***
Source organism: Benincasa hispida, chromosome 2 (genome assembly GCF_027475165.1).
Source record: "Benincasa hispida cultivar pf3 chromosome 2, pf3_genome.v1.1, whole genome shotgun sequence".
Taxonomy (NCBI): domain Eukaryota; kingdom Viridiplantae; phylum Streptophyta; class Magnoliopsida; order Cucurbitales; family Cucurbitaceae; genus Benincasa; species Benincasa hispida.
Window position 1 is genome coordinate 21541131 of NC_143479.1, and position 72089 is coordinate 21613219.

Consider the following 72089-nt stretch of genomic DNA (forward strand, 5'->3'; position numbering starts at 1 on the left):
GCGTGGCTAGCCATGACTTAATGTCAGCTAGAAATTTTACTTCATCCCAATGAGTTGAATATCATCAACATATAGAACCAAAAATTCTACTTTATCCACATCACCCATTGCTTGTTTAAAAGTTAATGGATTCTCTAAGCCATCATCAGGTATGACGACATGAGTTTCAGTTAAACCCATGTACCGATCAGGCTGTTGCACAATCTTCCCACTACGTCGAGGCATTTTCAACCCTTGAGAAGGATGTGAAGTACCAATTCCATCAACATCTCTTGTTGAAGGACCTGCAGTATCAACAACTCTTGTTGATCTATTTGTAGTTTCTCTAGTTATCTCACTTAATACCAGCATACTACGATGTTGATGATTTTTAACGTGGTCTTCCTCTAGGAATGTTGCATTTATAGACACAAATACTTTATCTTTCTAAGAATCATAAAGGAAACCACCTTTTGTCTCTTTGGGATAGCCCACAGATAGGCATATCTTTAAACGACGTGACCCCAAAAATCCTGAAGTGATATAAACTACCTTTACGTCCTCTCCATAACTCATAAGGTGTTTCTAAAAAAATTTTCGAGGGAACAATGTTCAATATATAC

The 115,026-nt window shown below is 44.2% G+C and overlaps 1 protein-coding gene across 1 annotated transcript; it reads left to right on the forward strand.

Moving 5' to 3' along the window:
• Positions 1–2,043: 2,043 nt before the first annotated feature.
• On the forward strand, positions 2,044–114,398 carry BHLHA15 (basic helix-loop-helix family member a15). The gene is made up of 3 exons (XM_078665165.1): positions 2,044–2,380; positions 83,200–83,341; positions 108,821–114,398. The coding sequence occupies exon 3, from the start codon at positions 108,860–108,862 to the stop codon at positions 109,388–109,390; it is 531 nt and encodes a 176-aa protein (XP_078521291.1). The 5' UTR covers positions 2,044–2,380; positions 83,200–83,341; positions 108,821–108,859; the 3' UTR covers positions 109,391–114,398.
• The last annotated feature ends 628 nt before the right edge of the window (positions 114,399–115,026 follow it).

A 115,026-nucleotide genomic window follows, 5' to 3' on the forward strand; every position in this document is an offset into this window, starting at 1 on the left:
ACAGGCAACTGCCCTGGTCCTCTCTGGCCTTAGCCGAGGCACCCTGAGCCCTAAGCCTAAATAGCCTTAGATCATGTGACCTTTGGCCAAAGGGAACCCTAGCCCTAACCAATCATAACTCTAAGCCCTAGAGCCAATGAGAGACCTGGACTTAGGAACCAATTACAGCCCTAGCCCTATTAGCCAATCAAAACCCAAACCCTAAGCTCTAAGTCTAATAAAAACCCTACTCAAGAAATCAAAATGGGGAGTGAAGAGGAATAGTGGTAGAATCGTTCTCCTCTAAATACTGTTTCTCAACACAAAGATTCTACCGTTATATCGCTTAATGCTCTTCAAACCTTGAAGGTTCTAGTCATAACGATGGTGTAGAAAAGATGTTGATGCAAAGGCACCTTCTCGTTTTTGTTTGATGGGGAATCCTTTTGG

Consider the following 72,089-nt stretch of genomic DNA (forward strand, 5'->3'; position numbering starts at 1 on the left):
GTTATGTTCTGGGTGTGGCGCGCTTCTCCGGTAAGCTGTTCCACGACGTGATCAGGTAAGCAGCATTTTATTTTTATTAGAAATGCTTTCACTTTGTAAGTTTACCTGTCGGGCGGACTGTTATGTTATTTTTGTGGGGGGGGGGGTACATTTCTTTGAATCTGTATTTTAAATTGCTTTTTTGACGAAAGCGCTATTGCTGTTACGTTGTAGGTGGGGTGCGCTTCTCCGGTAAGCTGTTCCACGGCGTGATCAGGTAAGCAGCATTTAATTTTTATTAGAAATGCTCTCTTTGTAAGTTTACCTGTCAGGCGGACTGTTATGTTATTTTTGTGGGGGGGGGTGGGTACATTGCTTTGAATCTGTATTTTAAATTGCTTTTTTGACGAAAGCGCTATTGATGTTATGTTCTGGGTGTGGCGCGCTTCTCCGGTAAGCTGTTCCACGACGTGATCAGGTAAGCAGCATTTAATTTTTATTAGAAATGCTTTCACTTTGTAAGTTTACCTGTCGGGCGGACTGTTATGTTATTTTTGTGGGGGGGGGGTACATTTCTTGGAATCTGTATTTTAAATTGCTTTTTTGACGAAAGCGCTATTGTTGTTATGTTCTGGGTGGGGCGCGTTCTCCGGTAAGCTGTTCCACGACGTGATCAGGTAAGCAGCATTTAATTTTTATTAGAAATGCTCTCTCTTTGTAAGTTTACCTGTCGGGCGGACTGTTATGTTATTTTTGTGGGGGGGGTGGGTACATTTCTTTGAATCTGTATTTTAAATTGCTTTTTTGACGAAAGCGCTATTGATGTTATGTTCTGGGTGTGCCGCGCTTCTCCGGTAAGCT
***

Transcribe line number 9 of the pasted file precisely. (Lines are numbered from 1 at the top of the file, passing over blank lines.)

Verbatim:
• Positions 1–2,043: 2,043 nt before the first annotated feature.